‘Read the first paragraph,’ said the Resident IT Consultant. ‘It’s what makes me so angry with the Guardian.’
So I read and I could sort of see his point. What kind of mother takes her small child to the seaside to build sandcastles on a freezing January day? Britain might be bad for reliable summer weather, but that is definitely when you should try this. Even if it rains and is chillier than you deserve. (Besides, you can always go to Spain, instead. 😉)
It was part of the Guardian Review’s weekly column ‘Made in’ where authors are invited to write briefly about where they grew up and how it shaped them as people and as authors. I’ve enjoyed it a lot, and whether they have been people I know or not, it’s been good. Some have had dreadful childhoods, others fairly average ones, and some have been really lucky to grow up in paradise.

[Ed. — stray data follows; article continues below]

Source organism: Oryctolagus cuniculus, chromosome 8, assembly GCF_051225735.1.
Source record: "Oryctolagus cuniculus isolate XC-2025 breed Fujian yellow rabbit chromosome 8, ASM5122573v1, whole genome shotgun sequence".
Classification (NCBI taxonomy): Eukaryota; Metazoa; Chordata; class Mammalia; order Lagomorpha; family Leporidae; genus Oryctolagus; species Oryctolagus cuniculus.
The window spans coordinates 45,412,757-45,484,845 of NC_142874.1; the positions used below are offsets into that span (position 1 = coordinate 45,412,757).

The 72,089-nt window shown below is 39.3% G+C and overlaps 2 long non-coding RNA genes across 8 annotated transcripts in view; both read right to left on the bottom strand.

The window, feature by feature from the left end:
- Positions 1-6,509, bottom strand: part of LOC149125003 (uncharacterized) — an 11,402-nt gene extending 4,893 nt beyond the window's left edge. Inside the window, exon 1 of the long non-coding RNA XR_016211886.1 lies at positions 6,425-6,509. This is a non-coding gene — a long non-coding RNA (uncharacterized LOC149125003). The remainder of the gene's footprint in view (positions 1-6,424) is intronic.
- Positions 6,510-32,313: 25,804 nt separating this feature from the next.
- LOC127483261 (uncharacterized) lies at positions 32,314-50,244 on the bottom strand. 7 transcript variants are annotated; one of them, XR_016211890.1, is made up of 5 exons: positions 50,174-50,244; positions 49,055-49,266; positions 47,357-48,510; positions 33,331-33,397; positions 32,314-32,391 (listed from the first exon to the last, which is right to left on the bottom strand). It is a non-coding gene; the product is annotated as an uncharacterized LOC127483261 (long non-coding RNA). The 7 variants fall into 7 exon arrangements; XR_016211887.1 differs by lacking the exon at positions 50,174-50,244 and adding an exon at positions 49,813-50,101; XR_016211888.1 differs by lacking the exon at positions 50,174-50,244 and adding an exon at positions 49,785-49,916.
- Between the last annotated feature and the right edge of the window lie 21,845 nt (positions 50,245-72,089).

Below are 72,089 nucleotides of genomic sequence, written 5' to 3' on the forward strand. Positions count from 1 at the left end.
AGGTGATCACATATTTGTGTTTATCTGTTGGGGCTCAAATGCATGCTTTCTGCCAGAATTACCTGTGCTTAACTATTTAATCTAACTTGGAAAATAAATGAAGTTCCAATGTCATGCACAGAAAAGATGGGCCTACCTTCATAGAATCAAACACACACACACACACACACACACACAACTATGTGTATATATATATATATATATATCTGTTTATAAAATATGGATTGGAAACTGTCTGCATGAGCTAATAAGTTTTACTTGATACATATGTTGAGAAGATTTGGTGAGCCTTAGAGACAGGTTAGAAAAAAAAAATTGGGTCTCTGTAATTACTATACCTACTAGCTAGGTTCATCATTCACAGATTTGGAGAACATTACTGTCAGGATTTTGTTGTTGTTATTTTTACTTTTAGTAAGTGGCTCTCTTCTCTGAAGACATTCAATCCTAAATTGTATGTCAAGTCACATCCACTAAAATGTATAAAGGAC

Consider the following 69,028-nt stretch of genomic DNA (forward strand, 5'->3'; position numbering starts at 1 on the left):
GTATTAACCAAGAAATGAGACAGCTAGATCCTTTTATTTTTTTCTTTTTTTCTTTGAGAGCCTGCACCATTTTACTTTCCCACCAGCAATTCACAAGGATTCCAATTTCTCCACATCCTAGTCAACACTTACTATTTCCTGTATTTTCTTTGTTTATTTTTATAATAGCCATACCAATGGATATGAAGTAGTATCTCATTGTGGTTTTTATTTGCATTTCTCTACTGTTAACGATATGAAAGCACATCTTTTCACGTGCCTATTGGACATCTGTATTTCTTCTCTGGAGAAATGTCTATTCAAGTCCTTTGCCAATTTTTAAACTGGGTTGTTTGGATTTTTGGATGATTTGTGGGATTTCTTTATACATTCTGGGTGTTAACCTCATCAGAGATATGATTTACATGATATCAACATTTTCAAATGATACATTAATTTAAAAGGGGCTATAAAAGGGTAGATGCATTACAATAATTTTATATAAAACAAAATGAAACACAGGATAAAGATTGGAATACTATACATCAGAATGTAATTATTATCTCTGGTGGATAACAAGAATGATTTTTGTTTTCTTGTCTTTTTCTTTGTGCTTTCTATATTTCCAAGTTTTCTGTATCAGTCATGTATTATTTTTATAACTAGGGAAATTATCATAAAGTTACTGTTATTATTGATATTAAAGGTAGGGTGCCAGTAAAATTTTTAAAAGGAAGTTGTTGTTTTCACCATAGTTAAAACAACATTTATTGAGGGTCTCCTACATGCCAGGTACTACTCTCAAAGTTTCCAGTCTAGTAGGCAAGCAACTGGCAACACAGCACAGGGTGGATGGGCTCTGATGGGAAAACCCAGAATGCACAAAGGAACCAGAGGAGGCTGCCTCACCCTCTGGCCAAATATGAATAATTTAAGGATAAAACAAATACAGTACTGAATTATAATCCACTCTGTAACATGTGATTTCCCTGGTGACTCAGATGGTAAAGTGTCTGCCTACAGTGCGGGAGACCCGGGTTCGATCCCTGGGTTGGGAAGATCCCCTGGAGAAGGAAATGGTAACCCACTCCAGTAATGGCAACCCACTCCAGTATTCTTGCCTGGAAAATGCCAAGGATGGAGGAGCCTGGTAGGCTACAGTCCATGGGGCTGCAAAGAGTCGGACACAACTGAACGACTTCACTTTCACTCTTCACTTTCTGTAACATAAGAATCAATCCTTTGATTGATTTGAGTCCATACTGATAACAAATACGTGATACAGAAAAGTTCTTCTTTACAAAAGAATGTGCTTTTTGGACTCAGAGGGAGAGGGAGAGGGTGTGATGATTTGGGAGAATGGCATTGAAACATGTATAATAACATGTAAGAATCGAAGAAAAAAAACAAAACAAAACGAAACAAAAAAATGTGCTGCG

But it seems it wasn’t the midwinter sandcastles the Resident IT Consultant had objected to. It was the spelling of Arran with just the one r, making it Aran and more Irish than maybe it should have been. For him it was more than the Grauniad tendency to misspell everything, and more that the subeditors are uneducated [and don’t know their islands].
Just goes to show how we value things differently.
I was willing to overlook the Arran conundrum, but can’t get past the idea that the beach in winter was meant to be a treat. Yes, the sea is always nice. But sandcastles..?
I wish Janice Galloway every success with her new book, Jellyfish. And at least I had heard of her. The Resident IT Consultant had not.